Nystatin has saved countless lives—I prescribe it all the time—and it’s even used occasionally to restore damaged artwork. (After a flood in Florence, Italy, curators at Boboli Gardens sprayed nystatin on more than two hundred paintings to protect them from mold.) Its effect has been staggering: it is on the World Health Organization’s list of essential medicines and is one of the cheapest and most effective products on the market today. But the nystatin story isn’t taught to fledgling scientists, medical students, or residents. Forgetting this piece of history speaks to our failure as educators. Everyone knows about Alexander Fleming, but no one knows about Elizabeth Hazen and Rachel Brown.
Reprinted from SUPERBUGS: The Race to Stop an Epidemic by arrangement with Avery, a member of Penguin Group (USA) LLC, A Penguin Random House Company. Copyright © 2019, Matt McCarthy, MD.
New York Times: "Opinion: What Superbug Hunters Know That We Don’t" — "Antibiotic-resistant superbugs are everywhere. If your hospital claims it doesn’t have them, it isn’t looking hard enough.
"Hospitals are losing an important public relations battle over the expanding threat of superbugs, including the deadly fungus Candida auris. Though states are tasked with conducting outbreak investigations, they aren't required to disclose their findings to the Centers for Disease Control and Prevention (and in many cases they haven’t). Grieving families are pushing for more transparency, while patient advocates smell a cover-up, likening the scenario to a restaurant failing to report an outbreak of food poisoning. In the midst of all this mistrust, hospital spokesmen are declining to comment. This is a mistake.
"I hate to be the bearer of bad news, but these microbes are in our homes, cars and grocery stores. One study found that even after the use of disinfectant, more than half of hospital rooms still contain a superbug. Nurses and doctors carry these things around, too. Roughly 5 percent of health care workers are colonized with MRSA, a bacterium that kills thousands of people in the United States every year, and another study found that 10 percent of patients entering a hospital had a multidrug-resistant species on their hands. You don’t want to know what’s hiding on a handkerchief.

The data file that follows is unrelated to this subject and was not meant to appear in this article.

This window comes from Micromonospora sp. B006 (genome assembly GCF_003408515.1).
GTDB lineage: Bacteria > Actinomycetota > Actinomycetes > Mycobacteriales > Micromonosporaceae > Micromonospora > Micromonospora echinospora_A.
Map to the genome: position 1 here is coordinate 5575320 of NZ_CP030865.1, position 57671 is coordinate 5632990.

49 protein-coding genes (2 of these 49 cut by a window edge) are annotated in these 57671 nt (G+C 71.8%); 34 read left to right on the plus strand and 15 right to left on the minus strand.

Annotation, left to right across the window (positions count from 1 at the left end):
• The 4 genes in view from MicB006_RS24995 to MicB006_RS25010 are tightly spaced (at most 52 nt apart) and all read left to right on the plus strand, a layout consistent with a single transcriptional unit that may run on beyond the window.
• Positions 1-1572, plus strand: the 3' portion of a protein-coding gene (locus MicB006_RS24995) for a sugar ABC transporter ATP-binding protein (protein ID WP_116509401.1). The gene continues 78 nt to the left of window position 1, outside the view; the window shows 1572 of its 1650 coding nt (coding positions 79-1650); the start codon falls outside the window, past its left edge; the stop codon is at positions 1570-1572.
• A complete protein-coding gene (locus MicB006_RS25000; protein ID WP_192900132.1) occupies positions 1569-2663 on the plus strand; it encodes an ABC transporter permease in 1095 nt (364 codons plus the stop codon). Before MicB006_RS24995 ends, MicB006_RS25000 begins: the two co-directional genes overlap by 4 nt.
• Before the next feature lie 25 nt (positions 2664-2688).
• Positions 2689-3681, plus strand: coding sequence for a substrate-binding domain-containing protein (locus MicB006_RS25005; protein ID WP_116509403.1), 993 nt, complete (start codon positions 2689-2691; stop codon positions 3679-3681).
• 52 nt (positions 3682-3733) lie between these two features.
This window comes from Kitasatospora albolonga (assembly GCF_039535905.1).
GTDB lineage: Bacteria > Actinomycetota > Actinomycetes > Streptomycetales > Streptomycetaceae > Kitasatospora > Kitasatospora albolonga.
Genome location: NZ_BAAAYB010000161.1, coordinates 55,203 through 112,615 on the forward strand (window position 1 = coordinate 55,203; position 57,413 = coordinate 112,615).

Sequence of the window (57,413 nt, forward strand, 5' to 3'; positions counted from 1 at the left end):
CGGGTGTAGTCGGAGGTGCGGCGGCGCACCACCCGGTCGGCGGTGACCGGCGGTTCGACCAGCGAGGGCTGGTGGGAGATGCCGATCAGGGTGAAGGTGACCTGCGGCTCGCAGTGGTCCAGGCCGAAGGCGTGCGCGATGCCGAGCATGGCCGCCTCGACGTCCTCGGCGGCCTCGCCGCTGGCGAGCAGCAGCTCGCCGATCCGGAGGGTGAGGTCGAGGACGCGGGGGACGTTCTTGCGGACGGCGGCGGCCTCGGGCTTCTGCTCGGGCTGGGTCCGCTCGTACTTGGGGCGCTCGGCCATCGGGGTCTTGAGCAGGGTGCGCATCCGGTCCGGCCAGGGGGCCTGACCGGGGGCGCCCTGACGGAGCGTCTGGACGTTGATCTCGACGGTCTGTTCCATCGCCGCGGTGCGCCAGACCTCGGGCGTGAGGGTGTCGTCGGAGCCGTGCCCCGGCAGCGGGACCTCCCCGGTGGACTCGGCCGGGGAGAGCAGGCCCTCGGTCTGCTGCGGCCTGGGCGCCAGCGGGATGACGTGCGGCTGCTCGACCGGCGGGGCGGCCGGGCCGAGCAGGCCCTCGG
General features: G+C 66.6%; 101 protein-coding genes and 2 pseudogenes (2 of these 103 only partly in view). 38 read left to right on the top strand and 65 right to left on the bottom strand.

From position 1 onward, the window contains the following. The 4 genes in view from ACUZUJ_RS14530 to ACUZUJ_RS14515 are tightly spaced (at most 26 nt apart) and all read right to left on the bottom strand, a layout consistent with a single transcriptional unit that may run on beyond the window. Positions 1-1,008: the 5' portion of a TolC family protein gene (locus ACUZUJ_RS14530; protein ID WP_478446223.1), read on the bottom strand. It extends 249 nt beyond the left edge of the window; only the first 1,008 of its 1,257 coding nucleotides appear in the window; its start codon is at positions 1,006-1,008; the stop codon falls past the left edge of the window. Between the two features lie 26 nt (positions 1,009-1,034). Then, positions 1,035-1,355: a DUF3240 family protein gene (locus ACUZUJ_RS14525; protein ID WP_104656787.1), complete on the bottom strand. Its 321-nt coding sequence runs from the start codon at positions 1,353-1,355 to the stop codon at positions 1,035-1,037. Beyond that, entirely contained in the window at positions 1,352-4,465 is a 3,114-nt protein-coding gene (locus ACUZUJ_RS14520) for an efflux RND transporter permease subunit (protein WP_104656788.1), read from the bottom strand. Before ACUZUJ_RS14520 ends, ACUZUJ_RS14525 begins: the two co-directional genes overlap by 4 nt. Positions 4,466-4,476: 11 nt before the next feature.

"Here’s the thing: You almost certainly don’t need to worry about any of this. Potentially deadly bacteria and fungi live harmlessly on our hands, feet, and faces, and may never cause a problem. There are trillions of bacteria living inside all of us. Why are we pretending they aren’t on our gurneys, blood pressure cuffs and X-ray machines?"
New York Times: "Opinion: The Scary Shortage of Infectious-Disease Doctors" — "Many have heard of the rise of drug-resistant infections. But few know about an issue that’s making this threat even scarier in the United States: the shortage of specialists capable of diagnosing and treating those infections. Infectious diseases is one of just two medicine subspecialties that routinely do not fill all of their training spots every year in the National Resident Matching Program (the other is nephrology). Between 2009 and 2017, the number of programs filling all of their adult-infectious-disease training positions dropped by more than 40 percent.
"This could not be happening at a worse time. Antibiotic-resistant microbes, known as superbugs, are pinballing around the world, killing hundreds of thousands of people every year. The Times recently reported on Candida auris, a deadly new fungus that has infected hospital patients in Illinois, New Jersey and New York.
"Everyone who works in health care agrees that we need more infectious-disease doctors, yet very few actually want the job. What’s going on?"
Hilary McQuilkin produced this hour for broadcast.